Miquon Receives Protecting Our Water Award
The Schuylkill Action Network presented a Protecting Our Water Award to fifth and sixth grade students at The Miquon School for their work protecting the river and drinking water in the Schuylkill River Valley. An award ceremony recognized the school for its work restoring a section of its 1,400 creek and included presentations by Rick Rogers, acting deputy director of the Water Protection Division of the U.S. Environmental Protection Agency’s Mid-Atlantic Office, Virginia Vassalotti of the Partnership for the Delaware Estuary, and Miquon students.
An integral part of its outdoor and science curriculum, the Miquon Creek is a first order tributary to the Schuylkill River and provides students with a multitude of opportunities for hands-on learning and exploration. Decades of mill farming, development in the watershed, and severe weather events significantly degraded the creek’s ecosystem health. Recent storm surges, causing noticeable erosion and creek bank loss, led Miquon into a campaign to restore the creek – an effort entailing constructing a series of riffles and pools in the steam and creating shallow aquatic beds to mitigate erosion during large storm events.
To fund the restoration project, Miquon raised $71,000 from its school and camp families, and secured a $95,000 state grant from the Department of Environmental Protection’s Growing Greener program. Contractors Biohabitats and Aquatic Resource Restoration designed and implemented the restoration plan.
Later Refugia, Miquon’s landscape design/build partner, led teams of Miquon parents and children to install native plants to stabilize the stream bank and further protect adjacent wetland areas and groundwater seeps — which in turn, protect water quality.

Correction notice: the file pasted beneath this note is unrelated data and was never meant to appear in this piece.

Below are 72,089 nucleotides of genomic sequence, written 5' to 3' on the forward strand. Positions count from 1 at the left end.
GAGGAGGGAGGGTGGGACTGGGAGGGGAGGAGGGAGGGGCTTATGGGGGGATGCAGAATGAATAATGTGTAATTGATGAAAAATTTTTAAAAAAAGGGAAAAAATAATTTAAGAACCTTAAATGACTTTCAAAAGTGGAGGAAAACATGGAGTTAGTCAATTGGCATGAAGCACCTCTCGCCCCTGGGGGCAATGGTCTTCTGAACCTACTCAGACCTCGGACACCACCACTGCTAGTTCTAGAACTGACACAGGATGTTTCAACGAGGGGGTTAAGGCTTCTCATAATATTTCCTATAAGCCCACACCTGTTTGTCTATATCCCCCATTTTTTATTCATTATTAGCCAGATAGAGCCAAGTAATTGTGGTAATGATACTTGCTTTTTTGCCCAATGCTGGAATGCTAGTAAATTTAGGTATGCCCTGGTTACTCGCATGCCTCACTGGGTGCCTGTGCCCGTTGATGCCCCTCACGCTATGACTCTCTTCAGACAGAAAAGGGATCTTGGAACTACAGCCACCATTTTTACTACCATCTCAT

Before and after the creek restoration, students engaged in a watershed curriculum that included conducting a survey of the macroinvertebrates as an indicator of water quality, measuring and documenting the stream’s slope and grade, and creating a 1:6 scale model of the creek itself.
As a part of their survey, the students placed leaf bags in the steam to collect species living in the water.
“Using petri dishes and microscopes, we identified the macroinvertebrates — such as planaria — that we found in the water,” explained Julia Butensky, a sixth grader from Roxborough.
The students compared their results with the same study conducted the year prior, before the restoration work was completed.
“Last year we only had a lot of boring scuds,” explained fifth grader Theo Robinson (Mt. Airy). “This year, I found 15 species.”
Vassalotti of the Partnership for the Delaware Estuary concurred; noting students finding a larger number of macroinvertebrates and more species meant the stream was getting cleaner.
“This water you’re protecting goes to the Schuylkill River, and that becomes drinking water for a lot of folks,” said EPA’s Rogers. “Everything you are doing and will continue to do is going to make that water even better. It is really important.”
Annually the science curriculum at Miquon — comprising students in Nursery (age 3) through sixth grade — entails a study of the campus watershed and an overview of the water cycle.